Measure Twice, Cut Once

By Accuvant LABS R&D Team ·

Shortly, Accuvant LABS will be releasing some research findings on web browser security.  Instead of relying solely on statistical data regarding vulnerabilities, we took the approach of analyzing and comparing the implementation of anti-exploitation technologies.  We reasoned that this approach would provide the best comparison of the relative security of different browsers.  One anti-exploitation technology, Data Execution Prevention (DEP), proved to be slightly more difficult to accurately assess.

Originally, operating systems running on the Intel platform provided two permissions, read and write.  If memory could be read, then it could also be executed.  Attackers took advantage of this loose permissions model by supplying data to an application and then forcing the application to execute that data as code.  DEP was introduced to provide enhanced granularity for memory permissions.  Programs that implement DEP allow a third permission: execute.  Programs can now mark data as read and write without allowing execution; thus, preventing attackers from supplying data that is later used as code.

There are two levels of DEP settings, system wide and per-program settings.  The system wide settings include opt-in, opt-out, always on and always off.  The default system setting, opt-in, doesn’t enforce DEP unless specifically requested by the application.  Let’s see how applications enable DEP when the opt-inpolicy is being used.

(Note: If you’d like to see how all DEP setting works please see: http://msdn.microsoft.com/en-us/library/windows/desktop/bb736299(v=vs.85).aspx and http://support.microsoft.com/kb/875352)

Programs that opt-in to the DEP policy must do so in one of two ways. Either by setting the NXCOMPAT (0x100) flag in the DllCharacteristics [1] field or by specifically calling SetProcessDEPPolicy() [2]  somewhere in the application. The former is guaranteed to work with Windows Vista and later, while Windows XP requires using the aforementioned API call when the system policy is opt-in.

Many people may see a binary on Windows 7 that may not be compiled with the /NXCOMPAT flag and assume that the application is not implementing DEP [3]. Let’s look at a simple example on Windows 7.

You can see that when looking at the 32-bit version of Internet Explorer, the DLL Characteristics field value is 0x8040.  If the /NXCOMPAT compiler flag was set, this value would be 0x8140; however, that missing bit means that the /NXCOMPAT compiler flag was not used.

peexplorer

When looking at Internet Explorer via Process Explorer, DEP is most certainly enabled:

peexplorer2

This may seem like a contradiction, but after looking at the WinMain() function within Internet explorer (Version 9.0.8112.16421), you can see that DEP is enabled via the SetProcessDEPPolicy() function.

Note: This is a snippet of pseudo-code derived from the disassembly of iexporer.exe. It is missing code and may have some mistakes. It only is used to show various points of interest within the WinMain function. See  WinMain.cfor the entire pseudo code.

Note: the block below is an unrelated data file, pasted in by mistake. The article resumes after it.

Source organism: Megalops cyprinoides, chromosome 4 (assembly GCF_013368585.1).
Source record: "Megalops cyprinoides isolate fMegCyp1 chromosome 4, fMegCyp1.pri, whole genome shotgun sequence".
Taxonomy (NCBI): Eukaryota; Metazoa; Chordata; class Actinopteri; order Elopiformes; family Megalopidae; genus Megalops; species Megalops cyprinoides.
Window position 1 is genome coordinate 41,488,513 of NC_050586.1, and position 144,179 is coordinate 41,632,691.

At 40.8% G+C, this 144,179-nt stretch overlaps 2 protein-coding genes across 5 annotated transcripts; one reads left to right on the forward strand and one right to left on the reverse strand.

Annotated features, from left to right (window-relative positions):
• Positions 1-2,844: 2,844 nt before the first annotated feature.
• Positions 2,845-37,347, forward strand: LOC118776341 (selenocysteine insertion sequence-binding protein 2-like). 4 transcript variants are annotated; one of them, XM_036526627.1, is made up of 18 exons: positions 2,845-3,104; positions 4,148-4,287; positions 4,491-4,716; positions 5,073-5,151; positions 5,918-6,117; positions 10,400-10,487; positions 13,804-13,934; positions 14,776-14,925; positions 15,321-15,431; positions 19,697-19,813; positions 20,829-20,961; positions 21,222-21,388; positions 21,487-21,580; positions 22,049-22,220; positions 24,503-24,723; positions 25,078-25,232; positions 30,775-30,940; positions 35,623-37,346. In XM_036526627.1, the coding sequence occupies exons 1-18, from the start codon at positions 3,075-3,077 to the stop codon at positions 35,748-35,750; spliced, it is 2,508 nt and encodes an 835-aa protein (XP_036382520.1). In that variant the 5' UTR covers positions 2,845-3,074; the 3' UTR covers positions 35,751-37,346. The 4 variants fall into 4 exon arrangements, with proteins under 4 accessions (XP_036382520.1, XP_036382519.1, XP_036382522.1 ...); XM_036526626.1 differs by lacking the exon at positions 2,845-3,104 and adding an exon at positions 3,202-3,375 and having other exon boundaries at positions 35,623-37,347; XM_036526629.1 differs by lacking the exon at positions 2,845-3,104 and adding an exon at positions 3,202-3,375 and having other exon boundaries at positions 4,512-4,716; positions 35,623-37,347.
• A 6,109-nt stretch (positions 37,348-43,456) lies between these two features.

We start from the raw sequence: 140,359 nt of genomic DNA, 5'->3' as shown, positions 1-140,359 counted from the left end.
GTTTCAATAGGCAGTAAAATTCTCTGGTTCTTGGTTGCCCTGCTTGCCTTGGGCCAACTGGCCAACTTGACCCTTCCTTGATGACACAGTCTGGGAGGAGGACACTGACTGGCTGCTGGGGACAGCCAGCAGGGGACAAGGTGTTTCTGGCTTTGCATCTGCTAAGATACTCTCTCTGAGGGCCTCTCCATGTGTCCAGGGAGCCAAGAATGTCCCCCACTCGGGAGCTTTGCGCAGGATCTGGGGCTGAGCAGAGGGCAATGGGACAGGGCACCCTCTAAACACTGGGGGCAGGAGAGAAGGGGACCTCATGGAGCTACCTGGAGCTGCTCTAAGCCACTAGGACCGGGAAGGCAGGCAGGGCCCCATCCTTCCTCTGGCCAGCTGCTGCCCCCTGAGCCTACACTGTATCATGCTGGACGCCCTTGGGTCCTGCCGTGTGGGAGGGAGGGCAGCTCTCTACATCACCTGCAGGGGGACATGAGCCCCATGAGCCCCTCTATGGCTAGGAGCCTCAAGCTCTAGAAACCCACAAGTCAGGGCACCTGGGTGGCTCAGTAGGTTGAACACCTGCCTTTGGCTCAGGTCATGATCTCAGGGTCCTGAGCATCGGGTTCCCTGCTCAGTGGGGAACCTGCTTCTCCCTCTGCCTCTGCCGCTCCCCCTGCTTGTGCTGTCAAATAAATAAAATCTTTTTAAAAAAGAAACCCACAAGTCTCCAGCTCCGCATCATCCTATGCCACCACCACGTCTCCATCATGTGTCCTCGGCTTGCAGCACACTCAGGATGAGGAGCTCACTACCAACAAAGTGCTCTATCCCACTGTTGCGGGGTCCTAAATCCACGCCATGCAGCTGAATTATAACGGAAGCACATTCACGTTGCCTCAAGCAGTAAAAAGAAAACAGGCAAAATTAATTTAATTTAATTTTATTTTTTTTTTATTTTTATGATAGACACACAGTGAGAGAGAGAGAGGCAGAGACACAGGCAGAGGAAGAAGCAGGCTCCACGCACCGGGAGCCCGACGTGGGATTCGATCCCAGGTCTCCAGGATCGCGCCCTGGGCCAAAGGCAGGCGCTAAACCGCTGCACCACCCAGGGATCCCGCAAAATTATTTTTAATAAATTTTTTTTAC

code snipet

In the previous code snippet, DEP is dynamically enabled as long as DEP is not disabled system wide.  This allows Internet Explorer to set memory so that data cannot be executed as code, and prevents an entire exploitation strategy from succeeding.  If we relied solely on the DLL characteristics flag being set, we would have flagged Internet Explorer as not supporting DEP.  There may be other errors in our data set that were not caught, however by releasing our tools, data sets, and methods we submit all of our conclusions for rigorous third party validation.

As mentioned earlier, Accuvant LABS will soon be releasing some new research comparing browser security. Our research focus is on anti-exploitation technologies employed by various browsers.  DEP is just one of the technologies analyzed within the paper.  However, it is illustrative of a more poignant matter.  It’s easy to imagine research that compares browser security neglecting to verify that SetProcessDEPPolicy()is called.

Along with our research findings, we’ll be releasing the raw data and the tools used to generate the data.  The idea being that third parties can evaluate our methods and data set in order to rigorously verify our results.  We hope that this small gesture helps to set a precedent that any future research approaching a similar topic provides the same level of transparency.

[1] – IMAGE_OPTIONAL_HEADER structure
http://msdn.microsoft.com/en-us/library/windows/desktop/ms680339(v=vs.85).aspx

[2] – SetProcessDEPPolicy function
http://msdn.microsoft.com/en-us/library/windows/desktop/bb736299(v=vs.85).aspx

[3] – Understanding DEP as a mitigation technology part 1
http://blogs.technet.com/b/srd/archive/2009/06/05/understanding-dep-as-a-mitigation-technology-part-1.aspx